When building a workstation, one corner often cut is the video card. Sometimes, builders may opt to install only the most basic consumer video cards available, or not install one at all. In the latter case, onboard graphics do provide basic video functionality, but typically do not make the cut when high performance is required. So what should you look for when purchasing a dedicated workstation video card? We discuss the five criteria you should consider.
The amount of memory a video card features impacts how well it renders large resolutions. So what function does memory on a video card fulfill? It serves in a similar capacity as Random Access Memory (RAM), storing textures and images needed to render an image. It can affect the speed at which the computer can render a three dimensional model with textures, as the textures will need to be read from the storage drive instead of the quicker video card memory.
How much memory a workstation requires varies on the task at hand. Whereas a computer used primarily for browsing the Web will not need more than 1 GB of video memory, one used to perform render operations or multimedia editing will need much more—up to 4+ GB, depending on resolution. High-end workstation video cards can have up to 8 GB or more. One particular card is the NVIDIA Tesla K80, which features a total of 24 GB of video memory. In many cases, however, 2 to 4 GB of video memory will suffice for most purposes.
Graphics Processing Unit (GPU)
A specialized processor not entirely dissimilar from a CPU, a GPU differs in that it executes graphics-related tasks. GPUs feature speed ratings that serve as performance metrics like CPUs. However, there are other technical details that can affect GPU performance as well, such as the design or “architecture” of the video card.
Two competing video card GPU manufacturers currently dominate the workstation video card market: NVIDIA and AMD. Choosing a video card with a GPU from either NVIDIA or AMD means that different drivers will be required and software compatibility will be different. When choosing between the two manufacturers, you may want to look at which one offers a GPU that better supports the software and tasks you need it for.
Once you’ve chosen a GPU line, whether NVIDIA or AMD, you need to consider clock speed. Like how the speed of a CPU, a GPU’s speed determines how fast it performs tasks. As for how fast of a video card you need, it depends on the architecture of the card. For example, a 1 GHz video card can perform just as well as a 2 GHZ video that has inferior architecture.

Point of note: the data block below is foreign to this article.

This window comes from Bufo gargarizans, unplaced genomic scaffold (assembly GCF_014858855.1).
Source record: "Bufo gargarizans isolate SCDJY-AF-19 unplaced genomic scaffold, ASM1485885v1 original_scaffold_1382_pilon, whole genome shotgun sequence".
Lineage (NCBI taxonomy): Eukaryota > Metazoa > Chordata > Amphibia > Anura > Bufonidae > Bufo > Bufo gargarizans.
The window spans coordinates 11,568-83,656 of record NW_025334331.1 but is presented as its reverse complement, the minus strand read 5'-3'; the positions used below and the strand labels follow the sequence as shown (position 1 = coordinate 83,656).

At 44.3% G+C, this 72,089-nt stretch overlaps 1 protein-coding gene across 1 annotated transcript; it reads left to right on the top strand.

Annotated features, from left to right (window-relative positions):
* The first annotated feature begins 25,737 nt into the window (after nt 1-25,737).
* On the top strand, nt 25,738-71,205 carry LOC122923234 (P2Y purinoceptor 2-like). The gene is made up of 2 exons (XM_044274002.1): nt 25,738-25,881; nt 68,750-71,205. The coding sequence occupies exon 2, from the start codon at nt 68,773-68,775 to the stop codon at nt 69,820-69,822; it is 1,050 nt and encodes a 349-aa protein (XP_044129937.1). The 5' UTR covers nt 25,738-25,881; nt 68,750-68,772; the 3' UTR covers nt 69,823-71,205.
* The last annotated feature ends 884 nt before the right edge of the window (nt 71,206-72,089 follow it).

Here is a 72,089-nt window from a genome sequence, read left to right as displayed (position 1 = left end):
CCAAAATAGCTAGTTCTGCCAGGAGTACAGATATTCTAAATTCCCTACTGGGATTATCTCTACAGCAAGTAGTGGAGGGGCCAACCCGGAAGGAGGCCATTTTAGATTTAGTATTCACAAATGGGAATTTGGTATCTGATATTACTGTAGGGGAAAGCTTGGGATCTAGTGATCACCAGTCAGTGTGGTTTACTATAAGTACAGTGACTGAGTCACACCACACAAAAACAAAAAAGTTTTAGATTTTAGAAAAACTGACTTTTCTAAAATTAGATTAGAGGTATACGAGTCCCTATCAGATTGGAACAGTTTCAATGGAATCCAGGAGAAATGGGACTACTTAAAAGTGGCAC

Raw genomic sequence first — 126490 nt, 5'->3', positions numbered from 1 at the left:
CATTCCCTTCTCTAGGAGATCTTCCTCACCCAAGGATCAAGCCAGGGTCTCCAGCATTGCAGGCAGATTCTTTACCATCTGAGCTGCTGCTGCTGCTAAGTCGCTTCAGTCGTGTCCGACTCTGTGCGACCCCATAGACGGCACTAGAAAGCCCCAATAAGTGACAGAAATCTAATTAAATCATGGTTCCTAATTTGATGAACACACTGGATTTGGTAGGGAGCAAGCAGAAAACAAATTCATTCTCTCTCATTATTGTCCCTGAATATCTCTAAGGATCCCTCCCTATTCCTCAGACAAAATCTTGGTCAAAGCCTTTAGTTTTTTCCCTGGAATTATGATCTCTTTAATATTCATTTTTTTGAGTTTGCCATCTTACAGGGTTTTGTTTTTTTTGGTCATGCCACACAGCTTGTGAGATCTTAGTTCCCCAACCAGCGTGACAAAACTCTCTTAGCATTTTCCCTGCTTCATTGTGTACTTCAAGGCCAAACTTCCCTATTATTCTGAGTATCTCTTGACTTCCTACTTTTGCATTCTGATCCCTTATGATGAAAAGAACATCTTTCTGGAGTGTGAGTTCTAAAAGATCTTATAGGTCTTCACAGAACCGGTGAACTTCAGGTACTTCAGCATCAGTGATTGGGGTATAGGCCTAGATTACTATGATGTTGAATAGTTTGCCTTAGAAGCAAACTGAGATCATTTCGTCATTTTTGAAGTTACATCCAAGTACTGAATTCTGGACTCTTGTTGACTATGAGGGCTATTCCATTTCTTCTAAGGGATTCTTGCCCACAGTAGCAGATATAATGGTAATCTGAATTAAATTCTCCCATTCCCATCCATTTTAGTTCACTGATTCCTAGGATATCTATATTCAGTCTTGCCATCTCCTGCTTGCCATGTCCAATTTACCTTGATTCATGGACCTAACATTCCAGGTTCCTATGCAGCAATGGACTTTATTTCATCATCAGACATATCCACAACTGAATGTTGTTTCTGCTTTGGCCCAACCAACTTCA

Where it becomes a useful metric is when you compare two video cards utilizing the same GPU architecture. In that comparison, GPU clock speed becomes a primary metric for choosing between the two cards.
In the past, we’ve discussed adding support for multiple monitors. When purchasing a video card, you need to decide how many monitors you will be connecting to the computer. If you need a video card that supports two monitors, there are many models available at relatively low prices. However, to support more than two screens, you will need to either buy multiple video cards or purchase a multi-display video card. In the latter case, some cards can support up to six monitors.
Consumer vs. Workstation Video Cards
One question often asked about video cards is what differentiates a consumer video card from a workstation video card. For instance, what makes a Quadro K5000 or FirePro W9100 better suited for professionals than a GeForce GTX 980 or Radeon R9 290X? After all, workstation GPU architecture is almost always based on consumer variants. But the differences lie primarily in the quality assurance and manufacturing processes, not the design.
First, you need to know that video cards can vary in terms of manufacturing quality—specifically the quality of the chips used in the GPU. Workstation video cards are built with top-quality parts and held to stricter QA standards. This leads to fewer errors and issues for the end-user. In addition, workstation video cards often utilize different software drivers than consumer graphics cards. These differences lead to better optimization to meet the stricter demands of professionals and content creators.
When choosing a video card for a workstation system, keep the above five considerations above in mind to speed up your decision making process. Consider the amount of memory required, the best GPU that suits your needs, the GPU level of performance you need, number of monitor outputs, and whether you need a workstation- or consumer-grade card.
So which workstation video card do you use in your everyday workstation?